Center for Global Work & Employment

Mission

The evolution of the global economy has entered a new phase. As national boundaries have become more permeable and businesses’ local moorings loosened, transnational competition has challenged labor market institutions, triggered political realignments and shifted firm-level tasks worldwide. The Center for Global Work & Employment explores this transformation.
 
The Center for Global Work and Employment brings together Rutgers SMLR with the School of Labor and Human Resources at Renmin University of China. It was launched with a conference in 
March 2016 that probed the changing world of work through the rise of China. Given that China has been at the center of markets’ global integration, it provides an important entry point to a debate on trans-regional trends. The Center is now broadening its activities, launching an affiliate program and preparing a range of research projects. 
 

Initiatives

  • "Rethinking German Political Economy: Lessons for Comparative Theorizing after the Social Democratic Century" - August 30, 2017
    This workshop addresses how market shifts and policy adjustments have left rich democracies less effective in ensuring citizens’ welfare. Researchers will discuss the comparative political economy behind these changes by exploring the changing politics of Germany’s social market economy. This event is organized by Professor Sidney A. Rothstein from the University of Pennsylvania and Professor Tobias Schulze-Cleven from Rutgers SMLR. View our call for papers. 
  • Invited Talk: Human Resource Management in China by Professor Shuming Zhao from Nanjing University - April 3, 2017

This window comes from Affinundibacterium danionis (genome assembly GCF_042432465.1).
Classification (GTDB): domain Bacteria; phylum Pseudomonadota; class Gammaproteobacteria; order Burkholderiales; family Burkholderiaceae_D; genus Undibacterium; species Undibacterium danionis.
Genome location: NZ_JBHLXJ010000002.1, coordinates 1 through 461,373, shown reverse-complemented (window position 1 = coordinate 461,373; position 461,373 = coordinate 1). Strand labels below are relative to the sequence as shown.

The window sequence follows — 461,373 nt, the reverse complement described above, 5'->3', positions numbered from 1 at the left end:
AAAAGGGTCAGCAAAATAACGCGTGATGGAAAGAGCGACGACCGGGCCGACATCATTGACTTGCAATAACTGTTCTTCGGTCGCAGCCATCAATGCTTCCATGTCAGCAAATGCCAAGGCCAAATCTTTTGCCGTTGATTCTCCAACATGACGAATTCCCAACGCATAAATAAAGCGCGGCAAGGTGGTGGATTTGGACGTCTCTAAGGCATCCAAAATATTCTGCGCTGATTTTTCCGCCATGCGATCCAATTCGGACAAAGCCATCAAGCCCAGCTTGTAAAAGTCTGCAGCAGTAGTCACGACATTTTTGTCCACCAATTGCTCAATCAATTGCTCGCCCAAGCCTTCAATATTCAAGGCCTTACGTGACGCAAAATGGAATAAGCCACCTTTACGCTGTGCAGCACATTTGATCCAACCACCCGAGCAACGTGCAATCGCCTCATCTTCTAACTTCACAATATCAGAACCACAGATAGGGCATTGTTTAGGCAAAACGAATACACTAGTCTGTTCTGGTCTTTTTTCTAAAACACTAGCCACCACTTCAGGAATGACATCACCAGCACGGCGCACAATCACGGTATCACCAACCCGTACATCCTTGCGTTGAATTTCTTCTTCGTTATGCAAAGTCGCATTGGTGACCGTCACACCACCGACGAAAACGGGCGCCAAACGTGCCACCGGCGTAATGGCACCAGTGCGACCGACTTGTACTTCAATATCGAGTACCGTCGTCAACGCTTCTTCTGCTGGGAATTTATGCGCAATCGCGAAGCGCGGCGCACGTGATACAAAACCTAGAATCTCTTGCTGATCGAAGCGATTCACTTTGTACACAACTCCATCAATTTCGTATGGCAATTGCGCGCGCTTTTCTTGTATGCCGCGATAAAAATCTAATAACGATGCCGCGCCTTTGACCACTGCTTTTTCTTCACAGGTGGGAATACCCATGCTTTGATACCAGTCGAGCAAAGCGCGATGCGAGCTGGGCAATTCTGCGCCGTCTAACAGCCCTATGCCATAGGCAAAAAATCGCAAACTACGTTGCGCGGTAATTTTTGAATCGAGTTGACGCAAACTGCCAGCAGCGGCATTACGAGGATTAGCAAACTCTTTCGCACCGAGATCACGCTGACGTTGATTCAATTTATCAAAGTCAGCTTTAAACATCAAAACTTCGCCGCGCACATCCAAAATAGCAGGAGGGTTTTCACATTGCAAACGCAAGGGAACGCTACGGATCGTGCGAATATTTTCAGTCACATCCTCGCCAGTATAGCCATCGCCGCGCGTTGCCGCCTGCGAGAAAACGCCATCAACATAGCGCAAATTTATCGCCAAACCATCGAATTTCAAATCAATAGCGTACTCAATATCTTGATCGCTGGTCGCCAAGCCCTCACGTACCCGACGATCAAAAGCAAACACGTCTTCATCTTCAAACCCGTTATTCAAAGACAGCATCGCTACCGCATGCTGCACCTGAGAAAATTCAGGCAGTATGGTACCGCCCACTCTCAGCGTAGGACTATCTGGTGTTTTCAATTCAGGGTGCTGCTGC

Professor Shuming Zhao is Chair Professor and Honorary Dean of the Nanjing University Business School in China. He is also a distinguished visiting professor at Katz Graduate School of Business at the University of Pittsburgh and at the University of Missouri-St. Louis. Professor Zhao is an internationally-known scholar in human resource management and multinational business management, and one of the pioneer scholars who introduced western human resource management theory to China. 
  • "Brave New Digital Work? Working Conditions in the Crowd" by Christine Gerber and Martin Krzywdzinski from the Berlin Social Science Center - March 2, 2017
    This event will focus on crowdwork platforms, a new model of digital work, and how they regulate and organize work within this anonymous and dispersed crowd. Researchers will discuss the working conditions within crowdworking, which is based on their interviews with representatives from crowdwork platforms, experts from trade unions and academia, and crowdworkers active on the platforms. 
  • The Global Transformation of Work: Market Integration, China’s Rise and Adaptation” - March 17-18, 2016 in New Brunswick, NJ 
    This conference addressed the evolution of the global economy and provided an important entry point to a debate on transregional trends. Ttwo paper streams were utilized. The first one focused on processes of interaction among collective actors, while the second one examined stakeholder choices within the context of multinational corporations (MNCs)
  • Shaping New Labor Policy, Germany Looks to Rutgers SMLR for Insights - May 2016
    Germany is tapping the expertise of the SMLR to inform national policy recommendations on the future of work. State Secretary Thorben Albrecht and a delegation from the Federal Ministry of Labour and Social Affairs met with students and faculty members in Piscataway between stops in Boston, Washington and New York City.
  • American Political Science Association (APSA) Conference - August 2016
    SMLR Professor Tobias Schulze-Cleven discussed the politics of higher education’s ongoing transformation and the policy lessons of recent reform attempts during the APSA's annual meeting. Professor Schulze-Cleven put the U.S. debate into the broader context of scholarship on comparative capitalism and welfare states, as seen in the video below.

 

 

 

Contact

Mingwei Liu, mingwei@smlr.rutgers.edu

Tobias Schulze-Cleven, ts546@smlr.rutgers.edu